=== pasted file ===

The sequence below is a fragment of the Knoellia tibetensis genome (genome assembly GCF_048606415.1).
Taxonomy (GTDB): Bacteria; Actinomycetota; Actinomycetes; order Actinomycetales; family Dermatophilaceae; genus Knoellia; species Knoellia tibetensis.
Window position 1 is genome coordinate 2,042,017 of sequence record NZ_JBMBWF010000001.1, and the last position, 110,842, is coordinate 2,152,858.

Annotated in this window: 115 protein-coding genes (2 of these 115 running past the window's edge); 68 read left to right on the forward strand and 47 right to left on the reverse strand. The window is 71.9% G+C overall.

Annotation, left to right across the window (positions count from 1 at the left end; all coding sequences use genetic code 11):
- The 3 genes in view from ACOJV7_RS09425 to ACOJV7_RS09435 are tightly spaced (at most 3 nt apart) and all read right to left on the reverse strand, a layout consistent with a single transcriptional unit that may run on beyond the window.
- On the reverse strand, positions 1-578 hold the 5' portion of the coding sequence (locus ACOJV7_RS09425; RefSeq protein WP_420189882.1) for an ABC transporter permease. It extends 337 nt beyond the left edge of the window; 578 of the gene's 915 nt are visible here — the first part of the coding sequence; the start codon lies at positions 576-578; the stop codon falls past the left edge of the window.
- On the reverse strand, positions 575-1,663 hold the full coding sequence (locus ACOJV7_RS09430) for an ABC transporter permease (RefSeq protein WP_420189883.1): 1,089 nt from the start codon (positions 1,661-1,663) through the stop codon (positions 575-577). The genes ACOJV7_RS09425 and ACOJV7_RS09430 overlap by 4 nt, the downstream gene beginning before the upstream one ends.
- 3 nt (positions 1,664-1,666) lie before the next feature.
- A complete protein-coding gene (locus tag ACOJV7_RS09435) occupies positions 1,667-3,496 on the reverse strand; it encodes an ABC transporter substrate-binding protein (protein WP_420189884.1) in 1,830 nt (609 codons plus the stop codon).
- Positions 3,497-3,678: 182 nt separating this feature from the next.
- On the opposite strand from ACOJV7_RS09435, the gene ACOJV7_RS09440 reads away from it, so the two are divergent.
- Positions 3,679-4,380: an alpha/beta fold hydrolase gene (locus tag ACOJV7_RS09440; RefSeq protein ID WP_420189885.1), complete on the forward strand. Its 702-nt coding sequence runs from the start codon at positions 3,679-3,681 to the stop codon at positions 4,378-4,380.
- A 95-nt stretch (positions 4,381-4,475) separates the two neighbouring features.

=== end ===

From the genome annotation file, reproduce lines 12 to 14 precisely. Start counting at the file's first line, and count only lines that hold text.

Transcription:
- On the opposite strand from ACOJV7_RS09435, the gene ACOJV7_RS09440 reads away from it, so the two are divergent.
- Positions 3,679-4,380: an alpha/beta fold hydrolase gene (locus tag ACOJV7_RS09440; RefSeq protein ID WP_420189885.1), complete on the forward strand. Its 702-nt coding sequence runs from the start codon at positions 3,679-3,681 to the stop codon at positions 4,378-4,380.
- A 95-nt stretch (positions 4,381-4,475) separates the two neighbouring features.